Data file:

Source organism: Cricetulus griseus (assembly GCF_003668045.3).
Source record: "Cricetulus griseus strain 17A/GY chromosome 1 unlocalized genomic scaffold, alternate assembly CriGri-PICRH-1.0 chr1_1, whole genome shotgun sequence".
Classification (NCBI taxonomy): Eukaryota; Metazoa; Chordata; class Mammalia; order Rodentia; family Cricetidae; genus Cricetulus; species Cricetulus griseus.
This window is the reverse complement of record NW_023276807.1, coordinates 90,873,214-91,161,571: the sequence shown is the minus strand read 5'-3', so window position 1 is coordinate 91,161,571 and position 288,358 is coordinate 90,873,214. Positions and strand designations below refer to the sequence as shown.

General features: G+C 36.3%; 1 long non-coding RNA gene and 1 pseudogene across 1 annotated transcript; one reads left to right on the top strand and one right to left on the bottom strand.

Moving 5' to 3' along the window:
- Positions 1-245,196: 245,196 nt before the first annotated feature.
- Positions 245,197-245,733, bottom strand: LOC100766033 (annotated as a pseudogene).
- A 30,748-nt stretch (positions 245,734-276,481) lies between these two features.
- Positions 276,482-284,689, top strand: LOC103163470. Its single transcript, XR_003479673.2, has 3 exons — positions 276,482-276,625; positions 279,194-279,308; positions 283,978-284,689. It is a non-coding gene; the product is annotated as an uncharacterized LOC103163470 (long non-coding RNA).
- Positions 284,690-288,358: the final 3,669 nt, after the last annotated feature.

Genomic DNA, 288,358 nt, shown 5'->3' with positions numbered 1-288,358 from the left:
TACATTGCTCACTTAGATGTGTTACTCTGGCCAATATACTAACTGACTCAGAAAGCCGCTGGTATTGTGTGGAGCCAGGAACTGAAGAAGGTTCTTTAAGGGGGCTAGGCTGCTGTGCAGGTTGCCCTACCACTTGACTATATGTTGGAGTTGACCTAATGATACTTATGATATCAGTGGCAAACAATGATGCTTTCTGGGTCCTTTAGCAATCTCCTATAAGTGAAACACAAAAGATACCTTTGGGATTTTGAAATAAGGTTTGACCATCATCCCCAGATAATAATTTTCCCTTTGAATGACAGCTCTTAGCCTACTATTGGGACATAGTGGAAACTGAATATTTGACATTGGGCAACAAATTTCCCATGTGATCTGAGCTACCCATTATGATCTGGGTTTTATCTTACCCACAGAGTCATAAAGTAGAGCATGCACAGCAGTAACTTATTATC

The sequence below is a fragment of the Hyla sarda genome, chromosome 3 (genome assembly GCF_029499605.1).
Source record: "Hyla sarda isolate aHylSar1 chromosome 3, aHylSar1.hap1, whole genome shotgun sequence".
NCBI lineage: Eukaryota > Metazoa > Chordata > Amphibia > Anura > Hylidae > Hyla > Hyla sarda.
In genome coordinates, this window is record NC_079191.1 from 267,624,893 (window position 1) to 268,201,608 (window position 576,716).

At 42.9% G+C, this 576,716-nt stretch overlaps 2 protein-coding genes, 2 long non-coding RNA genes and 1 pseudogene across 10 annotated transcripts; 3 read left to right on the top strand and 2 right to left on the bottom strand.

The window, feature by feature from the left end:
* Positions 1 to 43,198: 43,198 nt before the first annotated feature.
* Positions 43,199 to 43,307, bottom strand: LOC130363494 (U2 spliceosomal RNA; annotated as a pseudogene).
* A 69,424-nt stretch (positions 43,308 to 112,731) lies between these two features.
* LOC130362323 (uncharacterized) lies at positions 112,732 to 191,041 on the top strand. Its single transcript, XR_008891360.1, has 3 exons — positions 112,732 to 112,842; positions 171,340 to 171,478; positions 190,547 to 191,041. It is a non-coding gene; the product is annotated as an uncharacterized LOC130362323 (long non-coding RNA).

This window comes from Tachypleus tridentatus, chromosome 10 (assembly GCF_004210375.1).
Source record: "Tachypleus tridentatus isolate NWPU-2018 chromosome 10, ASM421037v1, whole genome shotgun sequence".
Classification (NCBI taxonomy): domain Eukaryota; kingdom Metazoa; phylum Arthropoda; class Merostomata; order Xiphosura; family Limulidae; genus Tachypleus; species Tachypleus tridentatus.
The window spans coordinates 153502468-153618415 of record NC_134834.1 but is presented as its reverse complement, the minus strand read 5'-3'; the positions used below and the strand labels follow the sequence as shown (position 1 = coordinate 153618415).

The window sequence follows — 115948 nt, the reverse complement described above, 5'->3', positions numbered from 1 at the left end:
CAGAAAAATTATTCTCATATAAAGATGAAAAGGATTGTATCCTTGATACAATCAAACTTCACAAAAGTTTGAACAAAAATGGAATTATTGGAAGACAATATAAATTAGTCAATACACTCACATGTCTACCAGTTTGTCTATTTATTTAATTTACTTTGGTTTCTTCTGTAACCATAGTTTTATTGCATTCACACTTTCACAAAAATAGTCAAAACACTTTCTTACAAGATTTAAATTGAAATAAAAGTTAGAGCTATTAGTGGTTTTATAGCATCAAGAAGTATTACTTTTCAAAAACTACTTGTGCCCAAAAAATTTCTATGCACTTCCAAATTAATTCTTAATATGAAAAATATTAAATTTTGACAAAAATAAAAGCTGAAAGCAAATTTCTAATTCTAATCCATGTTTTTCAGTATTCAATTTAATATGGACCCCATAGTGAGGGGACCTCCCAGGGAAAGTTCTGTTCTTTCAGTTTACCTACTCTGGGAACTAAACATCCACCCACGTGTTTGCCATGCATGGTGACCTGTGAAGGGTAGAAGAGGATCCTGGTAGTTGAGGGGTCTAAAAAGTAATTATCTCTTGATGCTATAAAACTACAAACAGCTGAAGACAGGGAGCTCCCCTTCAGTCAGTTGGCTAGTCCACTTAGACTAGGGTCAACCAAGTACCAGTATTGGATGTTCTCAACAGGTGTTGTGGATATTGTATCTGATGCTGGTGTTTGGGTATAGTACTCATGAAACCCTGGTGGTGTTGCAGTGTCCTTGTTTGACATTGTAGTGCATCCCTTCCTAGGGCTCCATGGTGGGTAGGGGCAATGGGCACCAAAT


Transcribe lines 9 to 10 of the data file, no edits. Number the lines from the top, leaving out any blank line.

- A 30,748-nt stretch (positions 245,734-276,481) lies between these two features.
- Positions 276,482-284,689, top strand: LOC103163470. Its single transcript, XR_003479673.2, has 3 exons — positions 276,482-276,625; positions 279,194-279,308; positions 283,978-284,689. It is a non-coding gene; the product is annotated as an uncharacterized LOC103163470 (long non-coding RNA).